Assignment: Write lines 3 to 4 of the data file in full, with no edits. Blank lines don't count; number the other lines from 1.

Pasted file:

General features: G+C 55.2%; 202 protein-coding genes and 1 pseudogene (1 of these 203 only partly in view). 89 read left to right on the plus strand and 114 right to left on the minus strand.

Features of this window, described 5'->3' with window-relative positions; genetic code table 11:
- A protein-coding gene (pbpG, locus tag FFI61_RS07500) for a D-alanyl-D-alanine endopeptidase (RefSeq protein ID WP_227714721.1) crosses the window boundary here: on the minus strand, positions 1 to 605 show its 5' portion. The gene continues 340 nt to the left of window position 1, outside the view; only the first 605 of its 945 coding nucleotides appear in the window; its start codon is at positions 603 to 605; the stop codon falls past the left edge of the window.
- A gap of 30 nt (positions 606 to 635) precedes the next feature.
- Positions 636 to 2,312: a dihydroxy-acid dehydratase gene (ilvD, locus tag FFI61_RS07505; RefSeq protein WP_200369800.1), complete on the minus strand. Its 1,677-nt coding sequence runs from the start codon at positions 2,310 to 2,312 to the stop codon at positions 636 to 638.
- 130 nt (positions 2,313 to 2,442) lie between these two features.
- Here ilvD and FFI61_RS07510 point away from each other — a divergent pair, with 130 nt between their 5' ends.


- A protein-coding gene (pbpG, locus tag FFI61_RS07500) for a D-alanyl-D-alanine endopeptidase (RefSeq protein ID WP_227714721.1) crosses the window boundary here: on the minus strand, positions 1 to 605 show its 5' portion. The gene continues 340 nt to the left of window position 1, outside the view; only the first 605 of its 945 coding nucleotides appear in the window; its start codon is at positions 603 to 605; the stop codon falls past the left edge of the window.
- A gap of 30 nt (positions 606 to 635) precedes the next feature.